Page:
Tag Archives: David Walmsley

“Girl on an Altar” at the Kiln Theatre

For all its emotional power and intellectual sophistication, the triumph of this retelling of Clytemnestra’s story from Marina Carr is its directness. The play is moving and stimulating but, above all, it is marvellously, beautifully, clear. Writing this skilled should not be missed.

In this story of Clytemnestra’s revenge after her husband Agamemnon sacrifices their daughter Iphigenia, every character is incredibly detailed. Each role narrates the action (like a Greek chorus) as well as soliloquising, addressing the audience, and engaging in blistering argument. Flipping effortlessly between approaches is a credit to every performer and Annabelle Comyn’s flawless direction. And the mix, applied with impeccable naturalism, lulls us towards a breathtaking finale.

It is easy to see Carr’s efforts as a welcome feminist take on the story that brings women to the fore. Eileen Walsh is stunning in the lead role, with a performance that is raw but also calculating. Walsh cannot be praised enough. But there are also strong role for her servant, Cilissa, and Cassandra, played by Kate Stanley Brennan and Nina Bowers respectively, who have their own stories fully realised.

And let’s not underestimate Carr’s achievement, as the role of alpha-male Agamemnon, and the performance from David Walmsley, are just as strong. Can the daughter-killing-tyrant really have any defence? Believe it or not, Carr plays devil’s advocate and puts forward some strong sophistry. You can almost… possibly… feel a little sorry for the hero? In a play obsessed with war, and what war does to men, Agamemnon is trapped by politics, machismo and battle lust – the latter so vividly evoked by bloody and metallic imagery that you can practically taste this play.

Clytemnestra and Agamemnon still love each other – adding further impact to the tragedy. Carr shows how grief can transcend all as Agamemnon says his wife is “moving somewhere beyond men and women”. In a pivotal scene of seduction, Walsh seems to overpower Walmsley physically as much as emotionally. It must be seen to be believed and is a credit to both performers. This is a superb text – daring and original – executed expertly. 

Until 25 June 2022


Photo by  Peter Searle

“Our Town” at the Almeida Theatre

David Cromer’s production of Our Town, which has arrived at the Almeida after great success in America, is a strange night at the theatre. The play is famous in the US but, for an English audience very possibly encountering Thornton Wilder’s text for the first time, it seems an odd affair. It’s not unusual to make us aware of the fabled fourth wall that separates actor from audience but to abandon it, as Wilder did in 1938, is startling. The town is Grover’s Corners, a deliberately ordinary place with deliberately normal inhabitants, thereby challenging our ideas about what makes a good drama. And yet, despite being initially disconcerting, Our Town is a magical journey about life.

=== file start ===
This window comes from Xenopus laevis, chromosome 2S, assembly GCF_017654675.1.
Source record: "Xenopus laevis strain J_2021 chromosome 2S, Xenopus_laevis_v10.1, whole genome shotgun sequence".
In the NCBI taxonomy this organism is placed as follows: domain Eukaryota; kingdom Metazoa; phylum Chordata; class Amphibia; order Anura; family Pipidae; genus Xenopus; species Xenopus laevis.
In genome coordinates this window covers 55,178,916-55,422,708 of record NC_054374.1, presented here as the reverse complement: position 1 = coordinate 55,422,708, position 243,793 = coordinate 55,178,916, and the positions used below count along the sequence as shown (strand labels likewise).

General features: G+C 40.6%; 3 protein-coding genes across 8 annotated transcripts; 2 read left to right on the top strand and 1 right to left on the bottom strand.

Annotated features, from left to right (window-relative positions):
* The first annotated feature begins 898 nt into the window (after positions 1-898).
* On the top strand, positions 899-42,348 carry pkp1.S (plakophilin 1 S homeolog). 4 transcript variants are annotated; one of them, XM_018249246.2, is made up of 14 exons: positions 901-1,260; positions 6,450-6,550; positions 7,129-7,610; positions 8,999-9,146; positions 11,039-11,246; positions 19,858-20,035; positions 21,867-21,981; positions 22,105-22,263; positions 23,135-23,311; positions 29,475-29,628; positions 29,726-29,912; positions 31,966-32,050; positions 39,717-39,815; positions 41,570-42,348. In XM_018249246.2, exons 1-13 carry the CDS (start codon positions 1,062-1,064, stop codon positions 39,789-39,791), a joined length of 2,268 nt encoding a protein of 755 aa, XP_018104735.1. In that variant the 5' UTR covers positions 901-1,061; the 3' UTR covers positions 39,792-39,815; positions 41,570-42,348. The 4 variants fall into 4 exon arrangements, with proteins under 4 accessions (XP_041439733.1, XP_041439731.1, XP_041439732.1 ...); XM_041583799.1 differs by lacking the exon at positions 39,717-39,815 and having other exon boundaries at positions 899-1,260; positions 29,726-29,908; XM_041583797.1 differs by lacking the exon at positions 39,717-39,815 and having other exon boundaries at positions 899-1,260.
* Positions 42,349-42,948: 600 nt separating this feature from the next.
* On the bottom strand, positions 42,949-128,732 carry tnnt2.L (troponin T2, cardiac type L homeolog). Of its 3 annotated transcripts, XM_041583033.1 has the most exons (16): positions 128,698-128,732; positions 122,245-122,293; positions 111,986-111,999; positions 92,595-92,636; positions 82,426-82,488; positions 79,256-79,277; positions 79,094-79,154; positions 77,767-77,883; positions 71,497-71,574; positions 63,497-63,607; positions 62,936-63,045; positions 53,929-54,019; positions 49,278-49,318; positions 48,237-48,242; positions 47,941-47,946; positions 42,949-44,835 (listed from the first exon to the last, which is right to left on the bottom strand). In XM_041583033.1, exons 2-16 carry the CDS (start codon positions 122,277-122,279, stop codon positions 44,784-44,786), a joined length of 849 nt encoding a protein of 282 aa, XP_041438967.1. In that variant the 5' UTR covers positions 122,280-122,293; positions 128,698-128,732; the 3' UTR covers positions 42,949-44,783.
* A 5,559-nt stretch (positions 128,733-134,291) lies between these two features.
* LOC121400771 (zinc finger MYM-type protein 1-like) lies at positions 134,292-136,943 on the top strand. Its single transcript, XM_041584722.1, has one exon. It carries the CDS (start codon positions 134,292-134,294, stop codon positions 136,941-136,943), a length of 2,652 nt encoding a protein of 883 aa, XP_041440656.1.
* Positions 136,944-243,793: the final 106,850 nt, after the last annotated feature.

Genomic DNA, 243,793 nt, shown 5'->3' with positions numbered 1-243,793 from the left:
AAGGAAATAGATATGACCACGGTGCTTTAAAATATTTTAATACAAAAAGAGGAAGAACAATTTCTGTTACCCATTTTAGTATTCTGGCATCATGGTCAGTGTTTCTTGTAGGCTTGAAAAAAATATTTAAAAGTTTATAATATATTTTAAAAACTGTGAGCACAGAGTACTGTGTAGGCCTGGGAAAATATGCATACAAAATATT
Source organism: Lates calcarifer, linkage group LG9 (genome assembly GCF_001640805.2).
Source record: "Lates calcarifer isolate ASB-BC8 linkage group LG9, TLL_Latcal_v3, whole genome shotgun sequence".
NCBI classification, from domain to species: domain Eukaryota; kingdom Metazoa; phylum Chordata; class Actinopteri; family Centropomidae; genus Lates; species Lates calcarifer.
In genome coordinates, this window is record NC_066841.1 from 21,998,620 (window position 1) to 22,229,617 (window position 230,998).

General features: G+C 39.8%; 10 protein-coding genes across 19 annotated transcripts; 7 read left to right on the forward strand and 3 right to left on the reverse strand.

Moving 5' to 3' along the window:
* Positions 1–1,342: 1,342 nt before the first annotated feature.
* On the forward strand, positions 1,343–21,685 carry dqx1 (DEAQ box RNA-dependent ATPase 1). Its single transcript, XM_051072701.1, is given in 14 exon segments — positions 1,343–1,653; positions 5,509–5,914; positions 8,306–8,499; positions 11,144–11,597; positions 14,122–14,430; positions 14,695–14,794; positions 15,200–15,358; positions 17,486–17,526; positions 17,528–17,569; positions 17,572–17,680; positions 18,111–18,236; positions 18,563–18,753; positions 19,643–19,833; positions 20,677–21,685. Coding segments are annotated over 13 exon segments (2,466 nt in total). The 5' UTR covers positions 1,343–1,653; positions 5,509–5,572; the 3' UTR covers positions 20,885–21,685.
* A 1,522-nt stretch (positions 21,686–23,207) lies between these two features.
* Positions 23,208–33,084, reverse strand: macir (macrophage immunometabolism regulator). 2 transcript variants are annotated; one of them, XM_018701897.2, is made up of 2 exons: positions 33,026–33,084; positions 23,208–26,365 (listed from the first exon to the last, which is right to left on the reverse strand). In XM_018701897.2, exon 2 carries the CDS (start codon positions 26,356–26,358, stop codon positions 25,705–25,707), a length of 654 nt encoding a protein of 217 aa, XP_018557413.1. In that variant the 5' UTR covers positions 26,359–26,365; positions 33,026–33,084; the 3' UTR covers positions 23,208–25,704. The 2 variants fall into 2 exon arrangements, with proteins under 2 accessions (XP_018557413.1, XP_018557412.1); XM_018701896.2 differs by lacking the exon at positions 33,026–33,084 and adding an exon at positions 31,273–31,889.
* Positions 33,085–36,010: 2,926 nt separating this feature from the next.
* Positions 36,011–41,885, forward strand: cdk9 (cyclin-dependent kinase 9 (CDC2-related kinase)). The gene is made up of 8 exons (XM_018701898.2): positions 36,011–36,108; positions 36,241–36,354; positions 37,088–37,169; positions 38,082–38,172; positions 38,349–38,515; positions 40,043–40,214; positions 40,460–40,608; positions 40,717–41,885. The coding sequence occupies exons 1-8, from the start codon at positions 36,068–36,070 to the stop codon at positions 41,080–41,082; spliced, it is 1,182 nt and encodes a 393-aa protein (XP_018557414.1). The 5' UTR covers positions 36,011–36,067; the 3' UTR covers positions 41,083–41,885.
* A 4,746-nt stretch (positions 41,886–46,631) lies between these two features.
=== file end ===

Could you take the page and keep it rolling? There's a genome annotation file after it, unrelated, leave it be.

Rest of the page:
Cromer takes the part of the Stage Manager. In charge at all times, setting the scene and interrupting the action, his stage presence is vital to the success of a show that has no scenery and just a few tables and chairs. A sardonic, Garrison Keillor figure, Cromer never patronises and always demands one’s attention. The warmth of the play (which occasionally nods at the twee) glows but is carefully tempered by a sense of reportage that adds an intriguing layer.

The cast is large. The actors wear contemporary clothes and speak with their own British accents – moving us from a specific American town in 1901 into England and the present day. The demands on our suspension of disbelief, with a great deal of miming, are forceful and a connection to the generic is established. These lives are like our own – not famous or important – but nonetheless moving and worthy of attention. The performances are understated, sometimes to a fault, but care and control are evident. Kate Dickie and Anna Francolini stand out as two matriarchal figures, while Laura Elsworthy and David Walmsley give convincing performances as their children Emily and George.

So at first Our Town is all quite strange. And, given that the house lights stay up for the first act, a little uncomfortable. Dealing with ‘Daily Life’ the deliberately humdrum action starts to settle and then become almost soporific. The best is certainly to come. After establishing the scene, we move to ‘Love and Marriage’ with Emily and George’s courtship depicted tenderly and intelligently. We follow the couple through their schooldays to their wedding and, even if an ice-cream soda is involved, the balance holds between sentimentality and a colder observational tone.

And the final scene of Our Town is fantastic. As Cromer says, we guess it will be about death, but this distinctive vision of the afterlife is both painful and reassuring. A coup de théâtre is created as the newly deceased Emily, going against the advice of others now dead, returns to observe one day of her life. The scene is hugely poignant and makes you appreciate how attached you have become to this fiction. Her ‘haunting’ allows Emily to join the other residents who have passed away, now sitting resignedly in graves. While she takes up her position as an impassive watcher of life, the audience moves on, maybe altered a little by our visit to this special place.

Until 29 November 2014


Photo by Marc Brenner